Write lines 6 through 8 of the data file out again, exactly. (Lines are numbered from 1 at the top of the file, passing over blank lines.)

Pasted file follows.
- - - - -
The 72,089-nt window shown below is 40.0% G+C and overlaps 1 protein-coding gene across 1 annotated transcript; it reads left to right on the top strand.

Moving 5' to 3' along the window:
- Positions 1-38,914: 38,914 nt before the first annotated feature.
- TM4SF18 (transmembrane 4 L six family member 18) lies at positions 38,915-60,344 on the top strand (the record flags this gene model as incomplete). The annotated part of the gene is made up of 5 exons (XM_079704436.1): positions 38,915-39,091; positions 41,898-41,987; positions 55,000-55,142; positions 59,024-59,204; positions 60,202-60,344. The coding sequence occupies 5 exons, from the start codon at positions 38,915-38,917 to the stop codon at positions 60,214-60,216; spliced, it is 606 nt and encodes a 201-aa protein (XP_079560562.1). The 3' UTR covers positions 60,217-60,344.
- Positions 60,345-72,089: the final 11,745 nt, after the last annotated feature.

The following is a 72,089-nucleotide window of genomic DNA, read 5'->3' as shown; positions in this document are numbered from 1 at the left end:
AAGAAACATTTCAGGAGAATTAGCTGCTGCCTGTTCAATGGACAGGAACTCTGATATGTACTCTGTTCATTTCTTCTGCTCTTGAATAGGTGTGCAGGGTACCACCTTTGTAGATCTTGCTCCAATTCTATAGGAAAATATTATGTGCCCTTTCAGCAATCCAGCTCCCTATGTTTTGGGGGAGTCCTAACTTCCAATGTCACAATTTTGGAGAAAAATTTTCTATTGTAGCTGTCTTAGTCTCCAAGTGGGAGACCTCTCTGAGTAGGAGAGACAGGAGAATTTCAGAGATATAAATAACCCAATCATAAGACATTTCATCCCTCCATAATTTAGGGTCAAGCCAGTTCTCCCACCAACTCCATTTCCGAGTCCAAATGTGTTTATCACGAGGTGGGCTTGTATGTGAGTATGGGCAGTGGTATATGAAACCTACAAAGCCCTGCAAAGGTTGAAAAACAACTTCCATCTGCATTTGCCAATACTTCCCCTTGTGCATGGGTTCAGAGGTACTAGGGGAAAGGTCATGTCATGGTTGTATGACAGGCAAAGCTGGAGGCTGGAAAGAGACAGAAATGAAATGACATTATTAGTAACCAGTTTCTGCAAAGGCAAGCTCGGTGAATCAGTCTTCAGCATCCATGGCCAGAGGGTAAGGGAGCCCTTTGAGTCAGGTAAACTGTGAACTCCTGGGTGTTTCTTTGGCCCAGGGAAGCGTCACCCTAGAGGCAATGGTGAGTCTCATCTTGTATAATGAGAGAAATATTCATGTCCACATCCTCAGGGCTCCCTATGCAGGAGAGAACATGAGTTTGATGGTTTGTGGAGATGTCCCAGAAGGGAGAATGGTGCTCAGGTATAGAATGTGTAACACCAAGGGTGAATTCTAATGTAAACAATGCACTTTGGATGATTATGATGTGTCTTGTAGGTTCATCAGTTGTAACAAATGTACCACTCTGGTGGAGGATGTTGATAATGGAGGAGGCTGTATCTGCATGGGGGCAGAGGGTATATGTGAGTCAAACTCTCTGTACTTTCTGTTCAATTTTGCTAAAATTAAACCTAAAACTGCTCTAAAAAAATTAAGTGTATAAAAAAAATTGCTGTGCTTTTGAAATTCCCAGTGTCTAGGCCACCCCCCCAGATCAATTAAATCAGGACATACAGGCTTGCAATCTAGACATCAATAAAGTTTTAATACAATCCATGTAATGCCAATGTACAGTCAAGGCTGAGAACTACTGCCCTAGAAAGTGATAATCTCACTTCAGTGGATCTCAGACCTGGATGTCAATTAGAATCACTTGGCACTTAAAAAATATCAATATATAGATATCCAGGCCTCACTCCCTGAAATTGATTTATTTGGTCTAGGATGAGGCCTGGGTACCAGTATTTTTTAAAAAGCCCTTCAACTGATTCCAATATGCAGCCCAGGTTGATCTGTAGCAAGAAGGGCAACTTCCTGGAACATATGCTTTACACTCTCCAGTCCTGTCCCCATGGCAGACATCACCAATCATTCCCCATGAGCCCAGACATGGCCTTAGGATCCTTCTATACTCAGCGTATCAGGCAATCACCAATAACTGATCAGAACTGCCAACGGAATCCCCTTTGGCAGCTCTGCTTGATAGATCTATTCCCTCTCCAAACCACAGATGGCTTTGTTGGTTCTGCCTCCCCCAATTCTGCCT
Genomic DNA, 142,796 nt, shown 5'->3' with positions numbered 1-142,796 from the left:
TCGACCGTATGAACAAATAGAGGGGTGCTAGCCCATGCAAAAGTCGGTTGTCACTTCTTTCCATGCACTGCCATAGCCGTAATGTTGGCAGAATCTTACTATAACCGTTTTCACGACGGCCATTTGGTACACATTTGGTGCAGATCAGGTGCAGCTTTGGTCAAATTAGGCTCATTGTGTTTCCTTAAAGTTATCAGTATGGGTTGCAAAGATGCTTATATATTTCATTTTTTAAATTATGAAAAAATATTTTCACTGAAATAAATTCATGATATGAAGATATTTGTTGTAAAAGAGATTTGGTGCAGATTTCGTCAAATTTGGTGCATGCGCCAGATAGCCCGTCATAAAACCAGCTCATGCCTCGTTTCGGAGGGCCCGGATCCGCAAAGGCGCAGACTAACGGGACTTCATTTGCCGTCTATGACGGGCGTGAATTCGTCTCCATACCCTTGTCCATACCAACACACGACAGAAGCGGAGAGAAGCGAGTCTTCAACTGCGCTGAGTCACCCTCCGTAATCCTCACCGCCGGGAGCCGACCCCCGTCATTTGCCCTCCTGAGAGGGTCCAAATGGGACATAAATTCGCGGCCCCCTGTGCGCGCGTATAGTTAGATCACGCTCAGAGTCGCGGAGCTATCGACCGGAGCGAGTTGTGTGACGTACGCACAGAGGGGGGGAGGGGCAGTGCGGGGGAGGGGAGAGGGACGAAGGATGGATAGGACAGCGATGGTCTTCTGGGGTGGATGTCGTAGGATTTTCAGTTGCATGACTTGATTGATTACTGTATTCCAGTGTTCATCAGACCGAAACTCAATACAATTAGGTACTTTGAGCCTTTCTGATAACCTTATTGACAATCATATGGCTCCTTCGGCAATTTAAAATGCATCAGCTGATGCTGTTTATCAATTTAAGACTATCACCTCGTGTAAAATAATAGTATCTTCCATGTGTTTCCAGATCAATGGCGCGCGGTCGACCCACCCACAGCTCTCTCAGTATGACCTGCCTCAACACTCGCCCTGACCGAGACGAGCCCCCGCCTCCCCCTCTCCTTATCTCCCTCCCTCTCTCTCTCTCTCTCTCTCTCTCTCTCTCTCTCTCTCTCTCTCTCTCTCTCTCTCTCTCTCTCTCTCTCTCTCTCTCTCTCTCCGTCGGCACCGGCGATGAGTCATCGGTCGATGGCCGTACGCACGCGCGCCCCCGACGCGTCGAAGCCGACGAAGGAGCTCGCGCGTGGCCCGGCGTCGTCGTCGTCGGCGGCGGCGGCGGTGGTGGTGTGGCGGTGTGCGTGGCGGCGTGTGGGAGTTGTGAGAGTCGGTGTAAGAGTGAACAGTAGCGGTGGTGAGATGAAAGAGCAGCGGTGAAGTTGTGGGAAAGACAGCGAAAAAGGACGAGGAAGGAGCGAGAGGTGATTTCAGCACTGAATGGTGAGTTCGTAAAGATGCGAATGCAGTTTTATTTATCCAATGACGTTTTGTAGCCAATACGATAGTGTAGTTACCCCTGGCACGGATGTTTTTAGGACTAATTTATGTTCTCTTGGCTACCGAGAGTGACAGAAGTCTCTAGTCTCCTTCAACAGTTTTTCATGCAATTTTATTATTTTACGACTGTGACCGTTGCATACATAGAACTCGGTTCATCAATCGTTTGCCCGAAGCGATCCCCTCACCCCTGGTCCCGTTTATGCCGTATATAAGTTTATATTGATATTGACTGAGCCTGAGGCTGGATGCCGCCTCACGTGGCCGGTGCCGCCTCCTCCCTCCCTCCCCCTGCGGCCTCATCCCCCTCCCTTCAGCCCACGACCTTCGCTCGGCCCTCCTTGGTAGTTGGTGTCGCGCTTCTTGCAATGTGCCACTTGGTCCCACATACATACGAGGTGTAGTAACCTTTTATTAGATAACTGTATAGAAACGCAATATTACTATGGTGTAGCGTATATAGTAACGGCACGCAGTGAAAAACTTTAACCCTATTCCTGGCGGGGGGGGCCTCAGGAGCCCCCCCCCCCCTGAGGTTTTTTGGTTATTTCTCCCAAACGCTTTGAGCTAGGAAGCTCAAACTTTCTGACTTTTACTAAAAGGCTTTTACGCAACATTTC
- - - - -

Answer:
The following is a 72,089-nucleotide window of genomic DNA, read 5'->3' as shown; positions in this document are numbered from 1 at the left end:
AAGAAACATTTCAGGAGAATTAGCTGCTGCCTGTTCAATGGACAGGAACTCTGATATGTACTCTGTTCATTTCTTCTGCTCTTGAATAGGTGTGCAGGGTACCACCTTTGTAGATCTTGCTCCAATTCTATAGGAAAATATTATGTGCCCTTTCAGCAATCCAGCTCCCTATGTTTTGGGGGAGTCCTAACTTCCAATGTCACAATTTTGGAGAAAAATTTTCTATTGTAGCTGTCTTAGTCTCCAAGTGGGAGACCTCTCTGAGTAGGAGAGACAGGAGAATTTCAGAGATATAAATAACCCAATCATAAGACATTTCATCCCTCCATAATTTAGGGTCAAGCCAGTTCTCCCACCAACTCCATTTCCGAGTCCAAATGTGTTTATCACGAGGTGGGCTTGTATGTGAGTATGGGCAGTGGTATATGAAACCTACAAAGCCCTGCAAAGGTTGAAAAACAACTTCCATCTGCATTTGCCAATACTTCCCCTTGTGCATGGGTTCAGAGGTACTAGGGGAAAGGTCATGTCATGGTTGTATGACAGGCAAAGCTGGAGGCTGGAAAGAGACAGAAATGAAATGACATTATTAGTAACCAGTTTCTGCAAAGGCAAGCTCGGTGAATCAGTCTTCAGCATCCATGGCCAGAGGGTAAGGGAGCCCTTTGAGTCAGGTAAACTGTGAACTCCTGGGTGTTTCTTTGGCCCAGGGAAGCGTCACCCTAGAGGCAATGGTGAGTCTCATCTTGTATAATGAGAGAAATATTCATGTCCACATCCTCAGGGCTCCCTATGCAGGAGAGAACATGAGTTTGATGGTTTGTGGAGATGTCCCAGAAGGGAGAATGGTGCTCAGGTATAGAATGTGTAACACCAAGGGTGAATTCTAATGTAAACAATGCACTTTGGATGATTATGATGTGTCTTGTAGGTTCATCAGTTGTAACAAATGTACCACTCTGGTGGAGGATGTTGATAATGGAGGAGGCTGTATCTGCATGGGGGCAGAGGGTATATGTGAGTCAAACTCTCTGTACTTTCTGTTCAATTTTGCTAAAATTAAACCTAAAACTGCTCTAAAAAAATTAAGTGTATAAAAAAAATTGCTGTGCTTTTGAAATTCCCAGTGTCTAGGCCACCCCCCCAGATCAATTAAATCAGGACATACAGGCTTGCAATCTAGACATCAATAAAGTTTTAATACAATCCATGTAATGCCAATGTACAGTCAAGGCTGAGAACTACTGCCCTAGAAAGTGATAATCTCACTTCAGTGGATCTCAGACCTGGATGTCAATTAGAATCACTTGGCACTTAAAAAATATCAATATATAGATATCCAGGCCTCACTCCCTGAAATTGATTTATTTGGTCTAGGATGAGGCCTGGGTACCAGTATTTTTTAAAAAGCCCTTCAACTGATTCCAATATGCAGCCCAGGTTGATCTGTAGCAAGAAGGGCAACTTCCTGGAACATATGCTTTACACTCTCCAGTCCTGTCCCCATGGCAGACATCACCAATCATTCCCCATGAGCCCAGACATGGCCTTAGGATCCTTCTATACTCAGCGTATCAGGCAATCACCAATAACTGATCAGAACTGCCAACGGAATCCCCTTTGGCAGCTCTGCTTGATAGATCTATTCCCTCTCCAAACCACAGATGGCTTTGTTGGTTCTGCCTCCCCCAATTCTGCCT
Genomic DNA, 142,796 nt, shown 5'->3' with positions numbered 1-142,796 from the left: